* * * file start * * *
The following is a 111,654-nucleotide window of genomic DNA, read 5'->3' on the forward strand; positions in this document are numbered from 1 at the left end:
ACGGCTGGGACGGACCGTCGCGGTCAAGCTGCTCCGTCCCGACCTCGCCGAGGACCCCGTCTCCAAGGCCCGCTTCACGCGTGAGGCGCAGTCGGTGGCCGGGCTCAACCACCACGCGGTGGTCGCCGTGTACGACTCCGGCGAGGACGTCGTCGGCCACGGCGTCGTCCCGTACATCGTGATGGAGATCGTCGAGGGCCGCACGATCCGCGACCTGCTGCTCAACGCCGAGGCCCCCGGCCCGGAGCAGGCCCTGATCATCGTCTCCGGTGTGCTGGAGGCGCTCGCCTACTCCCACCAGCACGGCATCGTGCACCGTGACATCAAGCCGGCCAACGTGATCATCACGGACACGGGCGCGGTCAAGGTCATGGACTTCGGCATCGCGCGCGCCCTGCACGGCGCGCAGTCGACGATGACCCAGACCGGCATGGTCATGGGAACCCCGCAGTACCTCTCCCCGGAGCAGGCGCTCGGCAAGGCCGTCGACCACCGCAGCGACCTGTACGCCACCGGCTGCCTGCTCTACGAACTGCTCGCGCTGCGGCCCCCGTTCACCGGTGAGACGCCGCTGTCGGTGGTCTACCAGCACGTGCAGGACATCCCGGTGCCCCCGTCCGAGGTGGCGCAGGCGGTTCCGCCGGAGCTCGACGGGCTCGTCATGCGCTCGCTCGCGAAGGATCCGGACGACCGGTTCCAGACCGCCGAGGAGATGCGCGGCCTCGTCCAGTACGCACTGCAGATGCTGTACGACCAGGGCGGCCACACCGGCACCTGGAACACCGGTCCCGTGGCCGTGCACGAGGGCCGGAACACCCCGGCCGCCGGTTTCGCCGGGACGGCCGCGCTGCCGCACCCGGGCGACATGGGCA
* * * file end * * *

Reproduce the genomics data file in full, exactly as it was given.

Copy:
The following is a 111,654-nucleotide window of genomic DNA, read 5'->3' on the forward strand; positions in this document are numbered from 1 at the left end:
ACGGCTGGGACGGACCGTCGCGGTCAAGCTGCTCCGTCCCGACCTCGCCGAGGACCCCGTCTCCAAGGCCCGCTTCACGCGTGAGGCGCAGTCGGTGGCCGGGCTCAACCACCACGCGGTGGTCGCCGTGTACGACTCCGGCGAGGACGTCGTCGGCCACGGCGTCGTCCCGTACATCGTGATGGAGATCGTCGAGGGCCGCACGATCCGCGACCTGCTGCTCAACGCCGAGGCCCCCGGCCCGGAGCAGGCCCTGATCATCGTCTCCGGTGTGCTGGAGGCGCTCGCCTACTCCCACCAGCACGGCATCGTGCACCGTGACATCAAGCCGGCCAACGTGATCATCACGGACACGGGCGCGGTCAAGGTCATGGACTTCGGCATCGCGCGCGCCCTGCACGGCGCGCAGTCGACGATGACCCAGACCGGCATGGTCATGGGAACCCCGCAGTACCTCTCCCCGGAGCAGGCGCTCGGCAAGGCCGTCGACCACCGCAGCGACCTGTACGCCACCGGCTGCCTGCTCTACGAACTGCTCGCGCTGCGGCCCCCGTTCACCGGTGAGACGCCGCTGTCGGTGGTCTACCAGCACGTGCAGGACATCCCGGTGCCCCCGTCCGAGGTGGCGCAGGCGGTTCCGCCGGAGCTCGACGGGCTCGTCATGCGCTCGCTCGCGAAGGATCCGGACGACCGGTTCCAGACCGCCGAGGAGATGCGCGGCCTCGTCCAGTACGCACTGCAGATGCTGTACGACCAGGGCGGCCACACCGGCACCTGGAACACCGGTCCCGTGGCCGTGCACGAGGGCCGGAACACCCCGGCCGCCGGTTTCGCCGGGACGGCCGCGCTGCCGCACCCGGGCGACATGGGCA